Las Vegas judge stays with order to release murder suspect
A man facing the death penalty could be freed from jail as soon as Tuesday, despite concerns about the defendant’s safety on the streets.
Updated February 4, 2020 - 8:08 pm
A man facing the death penalty could be freed from jail soon despite concerns about the defendant’s safety on the streets.
Durwin Allen, 34, was back in court, five days after District Judge Michael Villani ordered his release because prosecutors could not locate a key witness at the start of Allen’s double murder trial.
Allen was charged in the killings of Myron Manghum, 33, and Alyssa Velasco, 27, who were found dead in an apartment north of downtown in January 2017. Manghum died of a gunshot wound to the head, police said at the time. Velasco died of gunshot wounds to the head and neck.
While Allen remained in custody during Tuesday’s brief hearing, the judge stood by his order from last week.
Defense attorney Peter S. Christiansen said that Allen was still being held on a warrant for an unrelated misdemeanor charge but that the issue had since been cleared up, meaning Allen could be released soon.
During jury selection last week, Christiansen filed court papers saying that prosecutors improperly obtained what is known as a “material witness warrant” for Johnny Brooks, who was shot during the attack and survived.
He had cooperated with authorities but since has been unreachable, according to his attorney, Michael Horvath.
Without Brooks, the key witness, prosecutors asked Villani to postpone the trial, instead of dismissing the case.
Christiansen argued that Allen should be released from custody because prosecutors requested his trial date be moved.
On Tuesday, Chief Deputy District Attorney Binu Palal asked the judge to keep Allen in custody, saying that prosecutors had not sought to continue his trial since he was arrested three years ago.
Palal called the trial delay “not a good reason to release this defendant. The state still believes this defendant presents a threat to the community.”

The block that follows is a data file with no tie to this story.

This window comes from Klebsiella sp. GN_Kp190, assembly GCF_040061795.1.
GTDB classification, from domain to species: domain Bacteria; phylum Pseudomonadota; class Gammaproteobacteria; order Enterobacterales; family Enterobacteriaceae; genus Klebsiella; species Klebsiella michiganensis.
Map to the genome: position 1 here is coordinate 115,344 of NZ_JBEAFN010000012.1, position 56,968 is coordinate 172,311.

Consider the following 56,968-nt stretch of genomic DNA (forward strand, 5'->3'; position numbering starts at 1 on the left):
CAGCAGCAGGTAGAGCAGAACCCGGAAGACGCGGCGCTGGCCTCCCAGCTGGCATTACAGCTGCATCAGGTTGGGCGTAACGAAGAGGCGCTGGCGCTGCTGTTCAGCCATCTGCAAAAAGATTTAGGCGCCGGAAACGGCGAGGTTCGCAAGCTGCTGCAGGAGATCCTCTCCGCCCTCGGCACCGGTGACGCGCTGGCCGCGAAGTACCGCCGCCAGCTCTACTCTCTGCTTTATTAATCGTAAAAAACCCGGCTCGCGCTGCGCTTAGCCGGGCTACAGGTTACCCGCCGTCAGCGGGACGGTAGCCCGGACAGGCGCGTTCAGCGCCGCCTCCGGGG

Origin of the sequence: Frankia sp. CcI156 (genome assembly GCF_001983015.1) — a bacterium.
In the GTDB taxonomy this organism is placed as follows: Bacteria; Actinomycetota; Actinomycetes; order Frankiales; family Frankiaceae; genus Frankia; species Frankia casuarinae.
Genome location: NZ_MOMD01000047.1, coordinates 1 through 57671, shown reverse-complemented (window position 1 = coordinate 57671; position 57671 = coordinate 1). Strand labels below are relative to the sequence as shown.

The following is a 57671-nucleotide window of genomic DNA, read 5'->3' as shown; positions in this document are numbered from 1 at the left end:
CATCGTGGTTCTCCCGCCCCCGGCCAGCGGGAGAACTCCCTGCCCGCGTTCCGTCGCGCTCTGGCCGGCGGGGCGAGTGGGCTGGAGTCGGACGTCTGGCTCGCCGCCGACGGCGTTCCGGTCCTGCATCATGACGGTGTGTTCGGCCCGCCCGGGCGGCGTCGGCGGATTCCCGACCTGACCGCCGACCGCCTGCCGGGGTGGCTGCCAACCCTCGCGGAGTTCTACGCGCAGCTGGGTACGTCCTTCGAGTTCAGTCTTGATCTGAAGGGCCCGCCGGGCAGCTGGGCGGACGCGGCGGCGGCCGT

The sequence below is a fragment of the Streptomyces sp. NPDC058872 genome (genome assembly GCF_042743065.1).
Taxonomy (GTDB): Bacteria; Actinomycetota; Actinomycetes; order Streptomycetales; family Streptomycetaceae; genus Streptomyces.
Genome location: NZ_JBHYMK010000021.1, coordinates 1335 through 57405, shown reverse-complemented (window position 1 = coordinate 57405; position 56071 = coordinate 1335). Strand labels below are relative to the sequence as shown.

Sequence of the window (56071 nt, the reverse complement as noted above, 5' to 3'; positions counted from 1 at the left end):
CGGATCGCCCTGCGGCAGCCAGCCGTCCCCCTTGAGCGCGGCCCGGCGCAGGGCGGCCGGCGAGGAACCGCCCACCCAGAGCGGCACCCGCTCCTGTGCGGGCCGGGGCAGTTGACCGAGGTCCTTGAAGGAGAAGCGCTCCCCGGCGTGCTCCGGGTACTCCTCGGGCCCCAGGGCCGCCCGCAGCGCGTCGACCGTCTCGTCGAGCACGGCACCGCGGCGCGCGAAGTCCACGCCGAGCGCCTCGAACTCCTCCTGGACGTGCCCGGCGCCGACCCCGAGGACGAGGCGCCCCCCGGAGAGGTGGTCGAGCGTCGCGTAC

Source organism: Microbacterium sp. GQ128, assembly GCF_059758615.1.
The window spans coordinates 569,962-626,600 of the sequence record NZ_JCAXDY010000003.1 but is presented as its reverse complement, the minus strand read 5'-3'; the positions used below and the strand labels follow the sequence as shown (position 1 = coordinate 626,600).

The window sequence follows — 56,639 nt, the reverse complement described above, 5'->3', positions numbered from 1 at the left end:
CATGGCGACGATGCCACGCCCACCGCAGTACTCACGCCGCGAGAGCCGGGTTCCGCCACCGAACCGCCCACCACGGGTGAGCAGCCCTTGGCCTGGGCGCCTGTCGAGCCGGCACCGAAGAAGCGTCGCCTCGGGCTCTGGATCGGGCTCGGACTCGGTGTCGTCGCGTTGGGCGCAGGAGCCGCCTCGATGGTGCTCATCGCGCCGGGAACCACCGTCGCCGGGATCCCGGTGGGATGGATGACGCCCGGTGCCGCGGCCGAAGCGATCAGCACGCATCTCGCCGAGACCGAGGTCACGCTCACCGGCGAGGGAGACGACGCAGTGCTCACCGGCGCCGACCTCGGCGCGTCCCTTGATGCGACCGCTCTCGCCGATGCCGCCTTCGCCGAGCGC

Christiansen said the prosecutor’s argument was “just nonsense.”
“Now they come in and want a second bite at the apple,” Christiansen said. “They still don’t have the witness. They have no idea when they’re going to get the witness. So to hold my client in custody violates his constitutional rights.”
The judge said that Allen was presumed innocent until proved guilty and said that prosecutors had not told the judge that Brooks had not been subpoenaed to testify.
“And if we would have gone forward, this case could have been dismissed,” Villani said. “So my decision stands.”
Last week, however, Villani acknowledged that prosecutors had served a subpoena through a Clark County district attorney’s office investigator, according to court transcripts.
A day before Villani ordered Allen’s release, prosecutors referenced threats to the defendant’s life.
“Your honor, we did, just to replay, we did inquire with criminal intel, and they’ve got a pretty good beat on what’s going on,” Palal told the judge. “I think people are — people unfortunately are — hoping he gets out.”
The judge replied: “For street justice?”
Both Palal and Christiansen said, “Yes.”
“And frankly, it’s part of the reason we’re having the issues we’re having with our witnesses is that, you know, there is a strong street sentiment that justice is better served with Mr. Allen out on the street,” Palal said
The judge said: “Just want everyone to be safe.”
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